April 13, 2021 - Roger W. Lowther
In the city of Minami Sanriku, on the northeastern coast of Japan, the Kanyo Hotel sits on a high cliff overlooking the ocean. This is a really nice hotel, which usually costs well over $300 a night to stay there. The food is amazing, and there is a really cool cave-like hot spring built into the side of the cliff, so you relax outside in hot spring waters while feeling cool sea wind blow in your face, and watch the sunset over the ocean.
However, I didn’t get to experience any of these things. This is because I visited the hotel one month after the March 11, 2011 earthquake. The parking lot was full of military and relief trucks. The large lobby was like a dark cave that constantly echoed the voices of people talking on cellphones. Whiteboards and tables with lists and maps plastered every surface. Noisy generators lit lanterns. And on top of that, there was no electricity and no running water.
The night I spent at that hotel was one of the most unpleasant of my life. The toilet in my room was full of human refuse, where it had been for weeks. Someone tried to use duct tape to seal it shut, but the smell leaked through anyway, and it was unbearable. I stayed there with two other guys, in this really tiny room built for one. There were no sheets or any way to keep the room clean. The following nights we decided to sleep outside in a tent just for the sake of the fresh air.
Because the Kanyo Hotel is high on that cliff, it was one of the only buildings left standing after the tsunami. It was also by far the largest, so it immediately became the headquarters for relief efforts throughout that region. 95% of that city was destroyed by the tsunami, which was 68-feet high in that region.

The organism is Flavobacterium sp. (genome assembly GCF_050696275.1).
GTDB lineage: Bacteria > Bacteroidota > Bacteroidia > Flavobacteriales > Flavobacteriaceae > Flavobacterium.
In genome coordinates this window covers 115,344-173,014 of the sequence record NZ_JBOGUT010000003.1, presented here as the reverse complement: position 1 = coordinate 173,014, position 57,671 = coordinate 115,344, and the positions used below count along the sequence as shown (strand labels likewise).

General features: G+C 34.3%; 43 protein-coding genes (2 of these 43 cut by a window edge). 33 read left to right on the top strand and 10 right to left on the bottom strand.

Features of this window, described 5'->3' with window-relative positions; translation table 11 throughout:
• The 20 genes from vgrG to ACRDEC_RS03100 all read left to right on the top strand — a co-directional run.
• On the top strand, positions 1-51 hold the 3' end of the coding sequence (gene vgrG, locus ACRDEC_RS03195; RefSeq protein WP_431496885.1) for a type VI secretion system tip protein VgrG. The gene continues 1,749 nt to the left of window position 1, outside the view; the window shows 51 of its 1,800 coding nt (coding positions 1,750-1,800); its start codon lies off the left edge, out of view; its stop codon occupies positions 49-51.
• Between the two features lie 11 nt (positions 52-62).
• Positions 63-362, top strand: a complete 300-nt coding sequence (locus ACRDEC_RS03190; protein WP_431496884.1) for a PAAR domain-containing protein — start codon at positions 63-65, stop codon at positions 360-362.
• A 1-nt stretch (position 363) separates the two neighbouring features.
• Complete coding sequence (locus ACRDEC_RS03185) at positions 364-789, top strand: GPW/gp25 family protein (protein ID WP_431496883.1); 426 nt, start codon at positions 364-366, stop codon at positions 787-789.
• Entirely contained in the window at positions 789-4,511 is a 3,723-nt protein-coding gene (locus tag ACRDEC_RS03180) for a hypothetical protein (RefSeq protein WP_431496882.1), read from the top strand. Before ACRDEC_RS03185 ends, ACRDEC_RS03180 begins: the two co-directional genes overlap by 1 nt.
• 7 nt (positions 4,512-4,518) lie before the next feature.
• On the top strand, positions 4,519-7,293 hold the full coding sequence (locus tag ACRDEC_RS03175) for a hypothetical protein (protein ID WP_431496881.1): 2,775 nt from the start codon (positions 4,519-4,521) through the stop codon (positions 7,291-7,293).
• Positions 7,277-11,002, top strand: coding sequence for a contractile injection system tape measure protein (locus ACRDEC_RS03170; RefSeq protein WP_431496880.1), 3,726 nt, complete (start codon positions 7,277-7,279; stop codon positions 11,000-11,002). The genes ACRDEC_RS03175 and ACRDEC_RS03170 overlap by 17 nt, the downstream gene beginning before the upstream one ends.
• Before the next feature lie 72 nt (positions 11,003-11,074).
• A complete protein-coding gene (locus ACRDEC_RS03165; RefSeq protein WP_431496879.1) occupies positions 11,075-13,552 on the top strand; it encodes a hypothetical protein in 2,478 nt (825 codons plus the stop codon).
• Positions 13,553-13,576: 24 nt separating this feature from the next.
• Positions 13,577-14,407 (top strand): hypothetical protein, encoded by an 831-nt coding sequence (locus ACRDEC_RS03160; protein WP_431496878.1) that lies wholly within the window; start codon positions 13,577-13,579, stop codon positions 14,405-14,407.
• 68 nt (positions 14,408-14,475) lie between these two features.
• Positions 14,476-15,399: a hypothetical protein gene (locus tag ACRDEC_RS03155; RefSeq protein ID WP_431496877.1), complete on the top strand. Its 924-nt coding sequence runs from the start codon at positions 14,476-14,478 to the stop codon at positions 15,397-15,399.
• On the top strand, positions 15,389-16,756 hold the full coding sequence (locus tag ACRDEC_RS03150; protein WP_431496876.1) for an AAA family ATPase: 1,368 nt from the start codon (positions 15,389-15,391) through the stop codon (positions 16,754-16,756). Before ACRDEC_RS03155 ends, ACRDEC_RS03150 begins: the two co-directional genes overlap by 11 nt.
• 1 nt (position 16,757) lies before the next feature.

Most buildings in Minami Sanriku are at sea level, but the schools, to protect the children, are on high ground. This meant that when that wave came, quite a few children were orphaned. The Japanese news showed survivors spelling out S.O.S. with debris in school yards and on rooftops. Miki Endo, a 25-year-old employee of the city’s Crisis Management Department, was hailed as a hero on the news for broadcasting live over the loudspeakers pleading with people to reach high ground, right up until the moment she drowned. Of the 130 people working in her building, only 10 survived, including the mayor, by clinging to the very top of the rooftop antenna. I saw this building. All that was left was a steel structure and a memorial for those who were lost.
I came to this hotel to give a concert. They asked me to set up my portable pipe organ in the lobby, which I connected to a generator we brought and placed outside to keep the noise away. Couches and chairs lined up to face the organ. I’ll post pictures of this in the show notes for this episode.
You know, looking back at this concert, I’m a little embarrassed. You see, I made a huge mistake. I completely misread the audience, starting with a long, meditative, and actually rather heavy piece by Duruflé. By the end of it, almost everyone was asleep. It was 7:30 at night, and the audience was made up completely of relief workers. They had had a VERY long day and were incredibly exhausted and stressed. They needed something light and happy. Not the organ music I had planned.